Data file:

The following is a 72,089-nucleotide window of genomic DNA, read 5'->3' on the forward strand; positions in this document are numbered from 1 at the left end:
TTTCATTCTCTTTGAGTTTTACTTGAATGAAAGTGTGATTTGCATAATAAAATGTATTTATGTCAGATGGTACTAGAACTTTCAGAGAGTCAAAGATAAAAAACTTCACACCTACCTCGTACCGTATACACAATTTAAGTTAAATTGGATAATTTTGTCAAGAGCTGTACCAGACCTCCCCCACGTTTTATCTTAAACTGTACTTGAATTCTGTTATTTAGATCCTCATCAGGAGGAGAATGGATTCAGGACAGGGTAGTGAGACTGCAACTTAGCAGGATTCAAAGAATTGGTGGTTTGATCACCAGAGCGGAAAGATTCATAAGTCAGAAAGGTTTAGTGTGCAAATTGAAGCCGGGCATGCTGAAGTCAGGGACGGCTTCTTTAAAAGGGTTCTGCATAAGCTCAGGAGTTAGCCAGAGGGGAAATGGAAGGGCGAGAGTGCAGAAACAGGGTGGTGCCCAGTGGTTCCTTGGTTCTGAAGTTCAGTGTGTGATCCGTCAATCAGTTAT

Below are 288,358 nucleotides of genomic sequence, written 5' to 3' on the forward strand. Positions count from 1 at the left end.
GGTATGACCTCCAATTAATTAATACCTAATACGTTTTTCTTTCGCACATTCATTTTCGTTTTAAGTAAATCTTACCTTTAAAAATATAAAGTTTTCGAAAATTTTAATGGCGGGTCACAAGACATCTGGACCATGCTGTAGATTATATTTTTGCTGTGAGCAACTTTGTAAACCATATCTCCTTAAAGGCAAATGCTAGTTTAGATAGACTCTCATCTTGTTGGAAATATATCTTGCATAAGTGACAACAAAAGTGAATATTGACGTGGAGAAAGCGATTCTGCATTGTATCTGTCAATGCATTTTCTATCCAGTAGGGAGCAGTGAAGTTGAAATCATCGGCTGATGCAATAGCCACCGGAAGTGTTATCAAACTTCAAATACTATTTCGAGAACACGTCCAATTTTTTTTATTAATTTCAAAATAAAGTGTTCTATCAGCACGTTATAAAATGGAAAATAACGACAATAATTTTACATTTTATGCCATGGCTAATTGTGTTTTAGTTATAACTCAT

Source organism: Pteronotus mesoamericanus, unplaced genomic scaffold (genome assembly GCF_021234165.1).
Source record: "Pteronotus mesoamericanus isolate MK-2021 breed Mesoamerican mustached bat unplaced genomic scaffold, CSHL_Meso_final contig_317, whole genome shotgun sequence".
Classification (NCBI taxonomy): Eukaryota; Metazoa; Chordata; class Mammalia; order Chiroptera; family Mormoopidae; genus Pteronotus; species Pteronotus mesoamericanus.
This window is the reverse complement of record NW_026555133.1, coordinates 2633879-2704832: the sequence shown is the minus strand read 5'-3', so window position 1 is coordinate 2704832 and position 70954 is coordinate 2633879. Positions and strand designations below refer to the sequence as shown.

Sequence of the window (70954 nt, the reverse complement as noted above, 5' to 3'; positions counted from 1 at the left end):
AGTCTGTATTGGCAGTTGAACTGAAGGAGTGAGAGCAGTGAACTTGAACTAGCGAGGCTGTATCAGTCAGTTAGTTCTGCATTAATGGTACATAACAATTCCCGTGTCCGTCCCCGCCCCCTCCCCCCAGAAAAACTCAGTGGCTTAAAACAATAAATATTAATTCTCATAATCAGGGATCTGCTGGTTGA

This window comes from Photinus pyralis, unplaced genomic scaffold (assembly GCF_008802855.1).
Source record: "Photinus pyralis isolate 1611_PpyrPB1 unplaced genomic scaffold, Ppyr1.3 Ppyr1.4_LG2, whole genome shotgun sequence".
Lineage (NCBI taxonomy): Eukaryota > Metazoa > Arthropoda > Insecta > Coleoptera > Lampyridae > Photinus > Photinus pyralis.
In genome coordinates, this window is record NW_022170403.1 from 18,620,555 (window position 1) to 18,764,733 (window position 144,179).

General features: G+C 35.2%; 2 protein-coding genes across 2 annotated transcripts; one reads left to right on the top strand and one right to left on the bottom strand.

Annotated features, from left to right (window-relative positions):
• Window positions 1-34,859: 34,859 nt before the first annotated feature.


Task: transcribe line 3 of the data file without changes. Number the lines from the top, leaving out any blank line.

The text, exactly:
Below are 288,358 nucleotides of genomic sequence, written 5' to 3' on the forward strand. Positions count from 1 at the left end.